Creating a sense of community within the remote workplace is a critical component of employee engagement. It positively impacts the bottom line and leads to improved staff retention. As leaders, it is time to move beyond the traditional sense of community and be creative in our attempts to foster a sense of belonging in our WFH world.
Challenges of Remote Communication
Time differences can make communicating challenging
Delays due to a lack of instant communication
Informal water cooler chats are gone
There are no more face-to-face pop-ins with casual questions
We miss the social aspect of work
Positives of Remote Communication
Remote work has levelled the playing field
Collaborations that may not have happened are now possible
Clear, concise and intentional communication has increased
Fewer problems with office politics
More efficient meetings
Fostering a Sense of Community Within the Remote Workplace
Because a remote workplace lacks the natural camaraderie that happens in an office setting, we must be intentional in creating a community within our work-from-home world.
A sense of belonging within the workplace leads to increased motivation, productivity and engagement. Employees are more likely to report they have a happy working environment if they feel a sense of community and belonging.
Consider Maslow's Hierarchy of Needs – to be our best selves, we seek a sense of belonging, friendship and community. It is an instinctual need we must meet on the road to reaching our true potential.
How to Create a Community in a Work-From-Home World
1. Be charitable.
Joining or hosting charitable events can be a great way to bring your team together, as they work towards a common goal. Consider a fun run, food drive, or contest, with proceeds benefitting a local charity.
2. Have fun!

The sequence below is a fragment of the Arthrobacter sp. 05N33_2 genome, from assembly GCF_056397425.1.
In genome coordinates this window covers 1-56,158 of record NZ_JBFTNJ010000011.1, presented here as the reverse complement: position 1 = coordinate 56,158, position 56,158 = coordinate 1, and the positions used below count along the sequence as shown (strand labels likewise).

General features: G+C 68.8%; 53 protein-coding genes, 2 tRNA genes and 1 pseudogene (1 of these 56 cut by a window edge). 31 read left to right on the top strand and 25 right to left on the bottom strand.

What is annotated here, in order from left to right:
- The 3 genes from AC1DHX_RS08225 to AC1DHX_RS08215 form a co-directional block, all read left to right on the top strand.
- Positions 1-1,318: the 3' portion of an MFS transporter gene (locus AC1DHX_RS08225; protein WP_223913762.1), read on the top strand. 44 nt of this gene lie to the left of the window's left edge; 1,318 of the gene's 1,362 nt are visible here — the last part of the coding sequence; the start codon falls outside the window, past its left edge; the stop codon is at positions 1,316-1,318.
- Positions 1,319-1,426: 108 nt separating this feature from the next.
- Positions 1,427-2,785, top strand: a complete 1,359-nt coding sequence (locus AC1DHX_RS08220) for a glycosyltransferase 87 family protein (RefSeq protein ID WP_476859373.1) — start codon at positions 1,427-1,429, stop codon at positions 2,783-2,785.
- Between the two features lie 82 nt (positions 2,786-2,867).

Are there any inside jokes you can keep going throughout the company? A few things to try: joke of the day, gif or meme contest, sign wars, or a caption this contest. Consider trying various options to see what resonates with your staff.
3. Connect personally.
Online meetings tend to be very task-oriented, with little time for chit-chat. Spending the first few minutes of the discussion on a bit of check-in can help foster relationships and put the meeting participants at ease before jumping into tasks.
4. Share goals.
Be sure to regularly communicate how individual and team objectives connect to broader business targets. Remind all staff how their contributions are part of the big picture.
5. Make collaboration easy.
Ensure the right tools are in place for people to connect and communicate on formal and informal levels. (and be sure everyone is comfortable using these tools.)
While we continue to face the challenges of forced remote work, we must remind ourselves that we are all in this together. With constant feedback, a little creativity and intentional communication, you can create a sense of community and belonging in an online workplace.
To continue the discussion on community and engagement, view our four-part series here.